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Fiber and Cholesterol


Fiber and Cholesterol

As part of a heart-healthy diet, the American Heart Association recommends that you eat a variety of fruits, vegetables, whole grains, and other high-fiber foods.

Foods that are high in soluble fiber may help you lower cholesterol. Foods high in soluble fiber include oat bran, oatmeal, beans, peas, rice bran, barley, citrus fruits, strawberries, and apple pulp.

It is recommended that people eat 20 to 35 grams of soluble and insoluble fiber each day.

Insoluble fiber doesn't seem to affect blood cholesterol. But it promotes healthy bowel movement. Foods that are high in insoluble fiber include whole wheat breads, wheat cereals, wheat bran, cabbage, beets, carrots, brussels sprouts, turnips, cauliflower, and apple skin. Fiber from such foods is better for the bowel than fiber supplements, such as psyllium seed products.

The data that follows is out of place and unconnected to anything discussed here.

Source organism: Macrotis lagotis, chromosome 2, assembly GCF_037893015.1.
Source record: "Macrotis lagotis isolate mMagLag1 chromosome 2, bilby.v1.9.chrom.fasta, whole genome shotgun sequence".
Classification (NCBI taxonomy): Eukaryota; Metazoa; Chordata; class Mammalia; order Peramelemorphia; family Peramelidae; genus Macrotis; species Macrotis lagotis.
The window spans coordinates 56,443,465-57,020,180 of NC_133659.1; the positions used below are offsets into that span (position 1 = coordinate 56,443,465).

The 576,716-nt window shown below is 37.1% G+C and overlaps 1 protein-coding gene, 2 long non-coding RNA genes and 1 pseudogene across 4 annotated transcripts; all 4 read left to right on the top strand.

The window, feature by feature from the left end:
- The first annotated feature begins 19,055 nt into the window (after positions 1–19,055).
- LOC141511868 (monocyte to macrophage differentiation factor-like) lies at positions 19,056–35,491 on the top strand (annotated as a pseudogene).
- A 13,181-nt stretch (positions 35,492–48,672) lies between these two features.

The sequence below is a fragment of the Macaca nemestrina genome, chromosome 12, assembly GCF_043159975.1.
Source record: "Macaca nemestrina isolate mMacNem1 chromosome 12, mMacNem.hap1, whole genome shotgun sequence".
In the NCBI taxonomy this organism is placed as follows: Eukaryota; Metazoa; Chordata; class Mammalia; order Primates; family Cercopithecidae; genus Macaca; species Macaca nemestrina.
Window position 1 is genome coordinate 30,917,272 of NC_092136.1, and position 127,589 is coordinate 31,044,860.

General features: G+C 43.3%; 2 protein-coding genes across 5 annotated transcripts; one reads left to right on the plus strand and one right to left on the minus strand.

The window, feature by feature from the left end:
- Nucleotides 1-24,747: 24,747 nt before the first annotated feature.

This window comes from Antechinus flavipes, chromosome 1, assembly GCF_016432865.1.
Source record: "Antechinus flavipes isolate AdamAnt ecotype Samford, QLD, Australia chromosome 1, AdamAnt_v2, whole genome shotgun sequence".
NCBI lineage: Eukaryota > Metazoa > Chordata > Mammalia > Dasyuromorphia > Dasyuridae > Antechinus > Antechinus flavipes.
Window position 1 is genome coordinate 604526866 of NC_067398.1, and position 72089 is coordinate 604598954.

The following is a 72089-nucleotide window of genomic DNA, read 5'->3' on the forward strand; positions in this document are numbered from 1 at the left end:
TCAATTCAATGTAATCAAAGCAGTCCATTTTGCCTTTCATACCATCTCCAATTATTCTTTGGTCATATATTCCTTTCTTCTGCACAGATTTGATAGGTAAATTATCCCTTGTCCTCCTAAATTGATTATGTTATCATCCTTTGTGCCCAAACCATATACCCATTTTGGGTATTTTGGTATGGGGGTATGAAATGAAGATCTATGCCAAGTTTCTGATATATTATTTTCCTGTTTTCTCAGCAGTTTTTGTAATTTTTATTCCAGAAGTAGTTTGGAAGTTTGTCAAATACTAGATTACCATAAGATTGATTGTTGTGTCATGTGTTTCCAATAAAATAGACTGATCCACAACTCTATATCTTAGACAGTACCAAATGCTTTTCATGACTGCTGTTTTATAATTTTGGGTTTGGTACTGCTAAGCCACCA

Psyllium (a common ingredient in nonprescription fiber supplements and laxatives) has been used to boost the effectiveness of some lipid-lowering drugs while reducing the stomach upset commonly caused by those drugs. But products containing psyllium are not recommended to replace foods as a source of fiber.

Credits

ByHealthwise Staff
Primary Medical ReviewerE. Gregory Thompson, MD - Internal Medicine
Specialist Medical ReviewerCarl Orringer, MD - Cardiology, Clinical Lipidology
Last RevisedJuly 2, 2010

eMedicineHealth Medical Reference from Healthwise

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